For now, the US has in good part traveled down the path already trodden by Japan in the prior decade.  But as we see life, the US has not yet passed the critical "weaning period" stage where it can no longer "afford" to get off the ZIRP ventilator.  Time remains, but the clock is ticking ever louder with each passing day.

Here’s a fun fact you can use to thrill your friends at the next Wall Street cocktail party.  At year end 2006, “official” US Federal debt outstanding stood at $4.9 trillion.  The latest Fed Flow of Funds numbers tell us that by the third quarter of 2010, that number is now just over $9 trillion, an increase of $4.1 trillion.  Not quite a doubling in US Federal debt.  To find a similar increase of $4.1 trillion prior to the beginning of 2007, one has to travel back a quarter century and combine ALL Federal debt taken on.  We’ve now accomplished in three and three quarter years what took a quarter century to accomplish.


And of course what has happened to 1 year Treasury rates since the dawn of 2007?  They have fallen from literally 4.94% to under .3%.  You get the picture.  The government has been able to take on this magnitude of new debt as debt service costs are negligible under 30 basis points.  This is the birth place of the fiscal trap.

Remember, the numbers we are discussing do not include the impact of Fannie and Freddie, nor take into account the present value of SSI and Medicare liabilities.  But since Federal debt costs have been artificially lowered for now by the Fed sponsored breathing machine, debt service costs during this period of what truly is unprecedented US sovereign debt buildup have been totally benign.  Everyone and their brother know, or better know, that from a longer term standpoint this reality in current US Government funding circumstances is absolutely unsustainable.  Somewhere ahead, "something" will change.  It's how this set of circumstances is reconciled and what influences or effect this reconciliation has on financial asset classes and prices that will be important to investment decision making.

Sorry to have dragged you through the above, but it sets the stage for hopefully a thematic truism looking ahead.  Right to the bottom line.  The set of facts and circumstances we've dragged you through so far in this discussion argue incredibly strongly that the US is not going to be able to "inflate its way out" of its current leverage/entitlement obligation position.  Of course this thematic comment rests squarely upon the assumption that US interest rates would rise in an accelerating inflationary environment.  And yet wildly enough, does it not appear that Fed monetary actions seem absolutely hell bent on reflation at all costs?  It sure seems that way.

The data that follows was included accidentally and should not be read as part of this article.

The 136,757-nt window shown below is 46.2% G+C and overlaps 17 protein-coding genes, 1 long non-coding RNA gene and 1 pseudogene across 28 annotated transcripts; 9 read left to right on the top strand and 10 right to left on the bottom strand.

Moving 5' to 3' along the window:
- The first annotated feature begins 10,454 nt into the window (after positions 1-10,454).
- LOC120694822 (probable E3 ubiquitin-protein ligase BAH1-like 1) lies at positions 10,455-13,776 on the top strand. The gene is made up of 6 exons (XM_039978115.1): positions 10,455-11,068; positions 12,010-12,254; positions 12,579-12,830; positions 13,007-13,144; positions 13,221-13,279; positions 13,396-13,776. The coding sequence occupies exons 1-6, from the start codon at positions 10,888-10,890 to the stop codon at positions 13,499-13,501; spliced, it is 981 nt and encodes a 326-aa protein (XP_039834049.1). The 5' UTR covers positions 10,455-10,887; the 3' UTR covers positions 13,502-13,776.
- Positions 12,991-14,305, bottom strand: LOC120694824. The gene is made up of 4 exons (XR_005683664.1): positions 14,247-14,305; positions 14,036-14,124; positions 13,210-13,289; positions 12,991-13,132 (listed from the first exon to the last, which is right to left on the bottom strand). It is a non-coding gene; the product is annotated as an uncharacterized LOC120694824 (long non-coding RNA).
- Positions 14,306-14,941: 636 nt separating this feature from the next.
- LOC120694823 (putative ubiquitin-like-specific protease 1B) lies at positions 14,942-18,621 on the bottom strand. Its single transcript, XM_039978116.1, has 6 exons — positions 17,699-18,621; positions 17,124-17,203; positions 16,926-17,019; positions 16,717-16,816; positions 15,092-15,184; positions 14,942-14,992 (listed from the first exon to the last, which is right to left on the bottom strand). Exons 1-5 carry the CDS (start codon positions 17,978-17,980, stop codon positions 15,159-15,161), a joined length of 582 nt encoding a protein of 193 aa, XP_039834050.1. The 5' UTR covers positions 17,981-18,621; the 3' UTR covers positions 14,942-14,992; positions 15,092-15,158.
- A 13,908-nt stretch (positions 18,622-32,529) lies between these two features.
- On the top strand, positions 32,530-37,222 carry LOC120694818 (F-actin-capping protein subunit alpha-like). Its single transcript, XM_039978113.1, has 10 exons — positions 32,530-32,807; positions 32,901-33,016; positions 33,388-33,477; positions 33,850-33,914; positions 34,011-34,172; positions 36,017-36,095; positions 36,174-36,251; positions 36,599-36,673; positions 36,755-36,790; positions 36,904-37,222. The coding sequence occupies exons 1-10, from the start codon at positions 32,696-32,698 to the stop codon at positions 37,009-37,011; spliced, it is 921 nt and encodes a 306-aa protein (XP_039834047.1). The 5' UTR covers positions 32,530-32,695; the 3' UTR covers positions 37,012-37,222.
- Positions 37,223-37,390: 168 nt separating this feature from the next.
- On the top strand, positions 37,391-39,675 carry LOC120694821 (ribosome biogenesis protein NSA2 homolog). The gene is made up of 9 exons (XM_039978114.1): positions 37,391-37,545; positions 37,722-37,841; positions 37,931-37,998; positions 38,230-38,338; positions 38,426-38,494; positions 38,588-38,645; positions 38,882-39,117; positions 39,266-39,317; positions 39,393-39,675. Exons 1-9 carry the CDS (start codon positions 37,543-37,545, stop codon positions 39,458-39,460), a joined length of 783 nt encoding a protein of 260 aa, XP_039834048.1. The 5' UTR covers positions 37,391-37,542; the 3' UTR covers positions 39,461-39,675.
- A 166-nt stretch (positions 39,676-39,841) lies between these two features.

You know that a few weeks back we received the new budget from the Administration.  Of course it came on the same day that the $1.5 trillion budget estimate for 2011 became $1.65 trillion.  (You may remember we entered the current year with an estimate of $1 trillion, but who's counting at this point, right?)  Of course the missing item from the current budget proposal was any type of an attempt at reconciling entitlement costs.  God forbid in a pre-election year, no?  C’mon, what’s more important, the long term economic health of the country, or near term election results?  Unfortunately and quite sadly, you already know the answer.  The key fact in this balance sheet and deficit funding drama is that the US is facing chronic short term budget deficit acceleration due to the now inevitable fact that here and now entitlement costs are accelerating as the baby boom generation has come to collect, so to speak.  Since there has never been any attempt by the Government to look at long term funding of these long term entitlement costs (match funding), it's a pay as you go set of programs.  And that means the Government long ago chose to fund these short term.  Hence the current structure of Government debt maturities.  The Government long ago chose to fund its entitlement obligations with an adjustable rate mortgage, if you will.  And for now, the chief pulmonologists at the Fed have chosen intubation and ventilator assistance in terms of current interest costs.  But the longer the patient (US Government debt acceleration) remains on the artificial interest rate ventilator, the tougher it's going to be to successfully move through and past the "weaning period".  Hence the description of the fiscal trap.  This is only amplified by the fact that this year SSI inflows will not meet outflow requirements, leaving the Government to make up the shortfall as part of the budget.  Just imagine what this will look like in a few years, let alone a decade.